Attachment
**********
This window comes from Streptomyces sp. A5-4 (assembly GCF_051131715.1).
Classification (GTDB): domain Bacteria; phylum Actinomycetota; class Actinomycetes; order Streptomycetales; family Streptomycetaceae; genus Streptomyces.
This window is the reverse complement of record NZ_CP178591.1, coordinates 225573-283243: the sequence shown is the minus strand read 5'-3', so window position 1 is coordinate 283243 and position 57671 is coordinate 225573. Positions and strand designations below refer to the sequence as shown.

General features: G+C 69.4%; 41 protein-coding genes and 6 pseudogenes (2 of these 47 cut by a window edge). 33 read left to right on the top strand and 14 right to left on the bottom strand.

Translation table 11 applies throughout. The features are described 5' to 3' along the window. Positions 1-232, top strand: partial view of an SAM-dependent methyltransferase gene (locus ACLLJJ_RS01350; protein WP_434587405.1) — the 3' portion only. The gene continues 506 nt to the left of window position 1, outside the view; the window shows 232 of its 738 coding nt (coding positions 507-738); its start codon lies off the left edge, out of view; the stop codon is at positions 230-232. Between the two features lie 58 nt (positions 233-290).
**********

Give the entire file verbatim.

This window comes from Streptomyces sp. A5-4 (assembly GCF_051131715.1).
Classification (GTDB): domain Bacteria; phylum Actinomycetota; class Actinomycetes; order Streptomycetales; family Streptomycetaceae; genus Streptomyces.
This window is the reverse complement of record NZ_CP178591.1, coordinates 225573-283243: the sequence shown is the minus strand read 5'-3', so window position 1 is coordinate 283243 and position 57671 is coordinate 225573. Positions and strand designations below refer to the sequence as shown.

General features: G+C 69.4%; 41 protein-coding genes and 6 pseudogenes (2 of these 47 cut by a window edge). 33 read left to right on the top strand and 14 right to left on the bottom strand.

Translation table 11 applies throughout. The features are described 5' to 3' along the window. Positions 1-232, top strand: partial view of an SAM-dependent methyltransferase gene (locus ACLLJJ_RS01350; protein WP_434587405.1) — the 3' portion only. The gene continues 506 nt to the left of window position 1, outside the view; the window shows 232 of its 738 coding nt (coding positions 507-738); its start codon lies off the left edge, out of view; the stop codon is at positions 230-232. Between the two features lie 58 nt (positions 233-290).